Buddhism and meditation have kept me honest. They cracked open door B – the one that leads to awareness and change. When I’m practising them I’m able to recognise, and keep my distance from, the useless contents of my head. And if I’m not practising, then why not? Now I understand that it’s because I’m choosing to not to the work. It’s easier to be anxious and overloaded and operating from a place of lack. It may not be good place, but it’s a familiar one.
The simple truth is, I’m worthy and so are you.
But we live in a world where we’ve all gotta be someone. And that’s whoever you aren’t right now. You don’t need me to tell you that stuff like social media and society’s expectations and ideas of ‘success’ don’t help. I’ll take a punt that you’re aware enough to know these things can be toxic.
And if you are, then please keep growing your awareness by questioning everything in your head. Chances are, you already have a sense that something’s not quite right when you act from these hard-wired beliefs. Dig a bit deeper, pick at that scab and see what oozes out. Warning: It’s going to friggin’ hurt, but there’s a reason for that. The pain is sending you a message.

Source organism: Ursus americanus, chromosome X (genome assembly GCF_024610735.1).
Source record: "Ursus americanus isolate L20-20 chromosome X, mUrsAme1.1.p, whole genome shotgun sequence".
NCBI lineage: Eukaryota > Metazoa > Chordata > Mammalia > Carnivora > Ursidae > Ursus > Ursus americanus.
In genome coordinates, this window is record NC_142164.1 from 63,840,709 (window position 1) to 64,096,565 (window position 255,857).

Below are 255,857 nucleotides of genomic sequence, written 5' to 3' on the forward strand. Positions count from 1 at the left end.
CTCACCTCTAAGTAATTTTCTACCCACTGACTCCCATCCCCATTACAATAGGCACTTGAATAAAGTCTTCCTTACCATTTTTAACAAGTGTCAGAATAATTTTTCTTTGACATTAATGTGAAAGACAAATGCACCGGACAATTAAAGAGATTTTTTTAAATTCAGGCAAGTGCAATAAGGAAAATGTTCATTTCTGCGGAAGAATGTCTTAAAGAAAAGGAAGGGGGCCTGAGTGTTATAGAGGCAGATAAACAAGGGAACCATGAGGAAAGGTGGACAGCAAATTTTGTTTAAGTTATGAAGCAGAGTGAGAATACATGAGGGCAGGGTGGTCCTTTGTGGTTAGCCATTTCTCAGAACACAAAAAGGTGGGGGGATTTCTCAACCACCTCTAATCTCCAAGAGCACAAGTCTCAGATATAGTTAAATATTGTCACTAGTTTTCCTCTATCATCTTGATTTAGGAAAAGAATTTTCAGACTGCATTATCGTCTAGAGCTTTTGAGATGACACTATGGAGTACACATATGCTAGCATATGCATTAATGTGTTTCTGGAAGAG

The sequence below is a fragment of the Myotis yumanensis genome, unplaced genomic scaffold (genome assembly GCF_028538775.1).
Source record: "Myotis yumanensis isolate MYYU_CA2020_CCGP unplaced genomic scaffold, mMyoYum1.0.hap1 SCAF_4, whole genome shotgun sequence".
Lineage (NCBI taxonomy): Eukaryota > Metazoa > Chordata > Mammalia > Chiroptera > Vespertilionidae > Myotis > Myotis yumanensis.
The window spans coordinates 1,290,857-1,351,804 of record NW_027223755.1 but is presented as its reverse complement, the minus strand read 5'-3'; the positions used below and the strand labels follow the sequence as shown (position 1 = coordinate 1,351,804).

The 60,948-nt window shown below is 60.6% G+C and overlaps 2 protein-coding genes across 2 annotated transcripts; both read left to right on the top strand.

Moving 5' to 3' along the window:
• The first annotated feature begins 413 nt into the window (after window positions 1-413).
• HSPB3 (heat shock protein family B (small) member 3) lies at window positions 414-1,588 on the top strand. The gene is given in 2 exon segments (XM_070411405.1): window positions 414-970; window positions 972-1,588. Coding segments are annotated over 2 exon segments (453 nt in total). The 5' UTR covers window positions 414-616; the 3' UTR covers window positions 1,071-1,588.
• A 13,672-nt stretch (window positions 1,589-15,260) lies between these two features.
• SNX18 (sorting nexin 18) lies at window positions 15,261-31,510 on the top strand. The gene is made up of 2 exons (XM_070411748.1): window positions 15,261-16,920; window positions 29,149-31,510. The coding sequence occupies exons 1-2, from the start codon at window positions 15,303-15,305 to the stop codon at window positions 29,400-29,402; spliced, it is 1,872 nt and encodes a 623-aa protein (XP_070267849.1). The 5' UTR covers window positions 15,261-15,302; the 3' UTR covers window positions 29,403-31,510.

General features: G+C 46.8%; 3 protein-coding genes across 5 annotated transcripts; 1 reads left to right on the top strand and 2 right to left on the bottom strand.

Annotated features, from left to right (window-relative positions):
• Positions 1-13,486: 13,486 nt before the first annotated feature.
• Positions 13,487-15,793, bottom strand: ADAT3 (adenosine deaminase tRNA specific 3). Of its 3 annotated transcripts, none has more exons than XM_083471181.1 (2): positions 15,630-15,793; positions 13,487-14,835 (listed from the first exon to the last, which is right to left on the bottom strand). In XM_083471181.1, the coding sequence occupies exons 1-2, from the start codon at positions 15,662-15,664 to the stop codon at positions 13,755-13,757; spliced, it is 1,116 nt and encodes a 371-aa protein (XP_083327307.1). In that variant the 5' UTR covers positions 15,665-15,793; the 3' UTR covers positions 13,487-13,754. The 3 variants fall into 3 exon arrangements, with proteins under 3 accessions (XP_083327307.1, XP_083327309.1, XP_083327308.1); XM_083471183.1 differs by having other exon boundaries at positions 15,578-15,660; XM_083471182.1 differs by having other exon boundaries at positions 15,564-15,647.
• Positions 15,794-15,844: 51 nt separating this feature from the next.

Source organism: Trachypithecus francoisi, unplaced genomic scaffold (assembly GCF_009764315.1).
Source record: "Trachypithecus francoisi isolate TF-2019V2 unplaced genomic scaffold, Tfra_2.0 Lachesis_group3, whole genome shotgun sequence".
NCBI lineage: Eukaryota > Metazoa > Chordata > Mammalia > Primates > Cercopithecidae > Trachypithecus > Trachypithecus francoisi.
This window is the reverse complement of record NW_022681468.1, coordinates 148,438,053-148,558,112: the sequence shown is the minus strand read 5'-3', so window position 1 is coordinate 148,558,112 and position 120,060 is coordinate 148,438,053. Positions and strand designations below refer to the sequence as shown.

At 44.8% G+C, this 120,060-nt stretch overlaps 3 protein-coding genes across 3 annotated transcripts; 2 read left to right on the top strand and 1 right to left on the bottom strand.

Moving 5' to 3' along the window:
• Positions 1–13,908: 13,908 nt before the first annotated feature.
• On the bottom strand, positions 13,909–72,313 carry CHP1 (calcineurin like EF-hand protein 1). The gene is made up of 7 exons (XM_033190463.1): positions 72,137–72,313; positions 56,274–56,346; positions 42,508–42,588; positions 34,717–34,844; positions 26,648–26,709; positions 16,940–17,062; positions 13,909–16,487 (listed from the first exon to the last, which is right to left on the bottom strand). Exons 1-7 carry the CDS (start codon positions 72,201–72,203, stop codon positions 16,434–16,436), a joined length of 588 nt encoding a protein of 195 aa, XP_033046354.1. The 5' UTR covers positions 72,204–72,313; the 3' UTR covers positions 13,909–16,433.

There’s this terrible cliché quote that goes ‘no good things come from comfort zones’. It’s every Instagram fitness model’s call to arms, to spur you to sign up to their 12-week program. As a writer I try to avoid clichés, but they’re clichés for a reason – they’re true. In this instance, it’s imperative you get out of your comfort zone, your unconscious belief system, to reach a place that’s real.
I’m not on the other side yet, but I know people who are. They tell me that it’s an awesome place to be.
Hopefully I’ll see you there.